Only last month June 2017 Chr. Hansen announced that we had expanded our strain collection for next generation probiotics from the human microbiome by 100 well-characterized strains – safety assessed and amendable for production and formulation into commercial products.
This constitutes a major milestone in the advancement of science in this exciting field.
Bacteria from the human microbiome - the trillions of microbes that flourish in and on the human body – have a profound impact on our physiology. It can be part of the reason why people get sick or, conversely, what helps them stay healthy.
Entering into a disruptive period in healthcare
“We keep learning more about how the human microbiome actively influences our physical health and potentially even our mental health. There is great potential in obtaining a better understanding of the beneficial bacteria that reside in our gut and in creating the proper conditions for them to work in our favor,” explains Johan van Hylckama Vlieg, VP, Microbiome ＆ Human Health Innovation, Chr. Hansen.
“I truly believe we are entering into a disruptive period in healthcare at large, both in terms of how we think about preventive solutions but also treatments and cures. Maybe one day we’ll look at healthcare before and after the human microbiome – in the same way as when antibiotics completely changed the scene!”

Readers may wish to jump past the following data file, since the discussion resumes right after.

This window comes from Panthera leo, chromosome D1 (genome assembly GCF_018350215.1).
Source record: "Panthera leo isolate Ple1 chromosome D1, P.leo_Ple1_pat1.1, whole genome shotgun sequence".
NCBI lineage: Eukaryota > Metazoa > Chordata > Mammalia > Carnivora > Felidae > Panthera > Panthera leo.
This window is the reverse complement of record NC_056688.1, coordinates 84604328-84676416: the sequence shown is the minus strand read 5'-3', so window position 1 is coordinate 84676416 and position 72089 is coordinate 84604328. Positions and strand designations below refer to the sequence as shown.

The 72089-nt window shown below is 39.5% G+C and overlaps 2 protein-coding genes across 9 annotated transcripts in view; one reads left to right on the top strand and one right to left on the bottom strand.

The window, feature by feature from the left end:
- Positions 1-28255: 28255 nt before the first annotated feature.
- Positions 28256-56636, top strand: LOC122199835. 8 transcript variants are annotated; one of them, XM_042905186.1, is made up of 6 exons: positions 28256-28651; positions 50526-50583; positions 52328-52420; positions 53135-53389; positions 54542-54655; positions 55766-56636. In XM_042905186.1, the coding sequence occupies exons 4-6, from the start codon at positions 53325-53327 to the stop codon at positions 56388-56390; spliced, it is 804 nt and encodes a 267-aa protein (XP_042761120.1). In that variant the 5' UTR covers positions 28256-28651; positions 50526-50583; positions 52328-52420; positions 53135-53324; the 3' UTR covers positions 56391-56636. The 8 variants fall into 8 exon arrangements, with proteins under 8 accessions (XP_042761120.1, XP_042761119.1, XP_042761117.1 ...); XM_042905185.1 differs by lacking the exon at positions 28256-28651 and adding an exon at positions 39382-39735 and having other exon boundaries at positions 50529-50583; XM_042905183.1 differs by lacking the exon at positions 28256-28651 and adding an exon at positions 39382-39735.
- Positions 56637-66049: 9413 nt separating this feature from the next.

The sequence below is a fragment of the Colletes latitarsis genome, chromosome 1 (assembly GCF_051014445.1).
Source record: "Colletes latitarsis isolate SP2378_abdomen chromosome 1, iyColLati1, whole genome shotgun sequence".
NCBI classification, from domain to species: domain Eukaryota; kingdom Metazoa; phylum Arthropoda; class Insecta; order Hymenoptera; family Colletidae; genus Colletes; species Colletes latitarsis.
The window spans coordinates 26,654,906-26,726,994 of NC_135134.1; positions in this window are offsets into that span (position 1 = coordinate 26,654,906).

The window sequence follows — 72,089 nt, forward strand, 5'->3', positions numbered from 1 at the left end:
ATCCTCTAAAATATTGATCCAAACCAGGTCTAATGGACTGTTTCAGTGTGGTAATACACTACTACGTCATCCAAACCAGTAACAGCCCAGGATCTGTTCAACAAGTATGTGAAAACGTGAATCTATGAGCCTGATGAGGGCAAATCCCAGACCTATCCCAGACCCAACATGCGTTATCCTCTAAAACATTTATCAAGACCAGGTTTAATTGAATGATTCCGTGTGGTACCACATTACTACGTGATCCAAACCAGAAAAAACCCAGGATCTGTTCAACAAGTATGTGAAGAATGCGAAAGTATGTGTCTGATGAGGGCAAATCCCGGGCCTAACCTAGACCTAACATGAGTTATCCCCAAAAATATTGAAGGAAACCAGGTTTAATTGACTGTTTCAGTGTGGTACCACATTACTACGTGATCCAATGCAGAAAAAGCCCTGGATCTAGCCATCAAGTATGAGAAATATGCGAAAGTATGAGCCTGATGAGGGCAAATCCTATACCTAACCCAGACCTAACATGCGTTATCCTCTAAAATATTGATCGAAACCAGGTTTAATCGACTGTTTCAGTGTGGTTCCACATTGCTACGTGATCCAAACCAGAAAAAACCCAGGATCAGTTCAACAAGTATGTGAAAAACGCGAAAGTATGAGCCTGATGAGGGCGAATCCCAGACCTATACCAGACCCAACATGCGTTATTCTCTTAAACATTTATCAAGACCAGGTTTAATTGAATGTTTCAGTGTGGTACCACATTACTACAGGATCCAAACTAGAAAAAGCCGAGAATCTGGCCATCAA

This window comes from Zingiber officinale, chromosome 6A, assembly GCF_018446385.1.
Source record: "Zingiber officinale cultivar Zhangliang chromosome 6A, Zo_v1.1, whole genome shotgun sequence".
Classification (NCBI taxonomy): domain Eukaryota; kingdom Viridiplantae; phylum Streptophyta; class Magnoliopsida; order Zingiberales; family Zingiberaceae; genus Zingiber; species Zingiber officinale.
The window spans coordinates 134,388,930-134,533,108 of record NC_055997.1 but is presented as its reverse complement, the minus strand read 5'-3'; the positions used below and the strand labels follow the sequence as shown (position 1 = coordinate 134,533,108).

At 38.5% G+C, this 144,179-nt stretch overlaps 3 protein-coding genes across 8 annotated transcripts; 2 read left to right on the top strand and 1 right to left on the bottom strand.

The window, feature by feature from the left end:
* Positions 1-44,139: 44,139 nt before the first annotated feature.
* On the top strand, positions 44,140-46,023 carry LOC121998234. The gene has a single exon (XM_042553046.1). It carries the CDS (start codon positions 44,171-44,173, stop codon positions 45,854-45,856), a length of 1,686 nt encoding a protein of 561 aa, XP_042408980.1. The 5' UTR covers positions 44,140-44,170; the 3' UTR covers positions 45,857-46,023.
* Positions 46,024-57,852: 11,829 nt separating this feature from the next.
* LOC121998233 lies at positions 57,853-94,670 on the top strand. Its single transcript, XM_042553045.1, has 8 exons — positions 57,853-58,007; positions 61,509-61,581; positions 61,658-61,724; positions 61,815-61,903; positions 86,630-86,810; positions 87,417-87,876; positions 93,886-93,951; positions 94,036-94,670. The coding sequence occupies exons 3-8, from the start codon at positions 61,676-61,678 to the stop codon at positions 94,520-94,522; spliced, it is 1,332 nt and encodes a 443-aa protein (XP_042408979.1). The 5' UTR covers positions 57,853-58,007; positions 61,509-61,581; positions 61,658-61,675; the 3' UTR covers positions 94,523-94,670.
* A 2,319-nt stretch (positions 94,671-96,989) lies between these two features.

Solving safety and industrialization challenges
Developing human microbiome bacterial strains as next generation probiotics for Food, Dietary Supplement, Infant and Pharma applications, presents unique challenges. Many of the relevant species have no history of commercialization. They were until recently described as difficult to cultivate and require radically new techniques for cultivation and production since they cannot tolerate oxygen.
The 100 new strains in the Chr. Hansen strain collection have been screened for safety and their ability to grow in production media [a substance designed to support the growth of microorganisms].
“Our safety assessment includes screening for absence of antibiotic resistance and virulence factors [molecules produced by bacteria that increase their capacity to infect or damage human tissues].
We also looked for their ability to grow in industrial media and sensitivity to oxygen. And we also screened for the ability of strains to impact the immune system,” explains Gemma Henderson, Senior Scientist.
“Now we have a shortlisted selection of strains that we believe will be of major interest to innovators in the microbiome space, who are looking to develop next generation probiotics and live biotherapeutics. It is our goal to help our customers and partners move these new documented strains from the lab to the clinic,” concludes Henderson.
The work has been carried out in partnership between Chr. Hansen and three academic institutes – Gut Health, The Rowett Institute, University of Aberdeen; Host-Microbe Interactomics, Wageningen University and Research; and Medical Microbiology, UMCG, University of Groningen.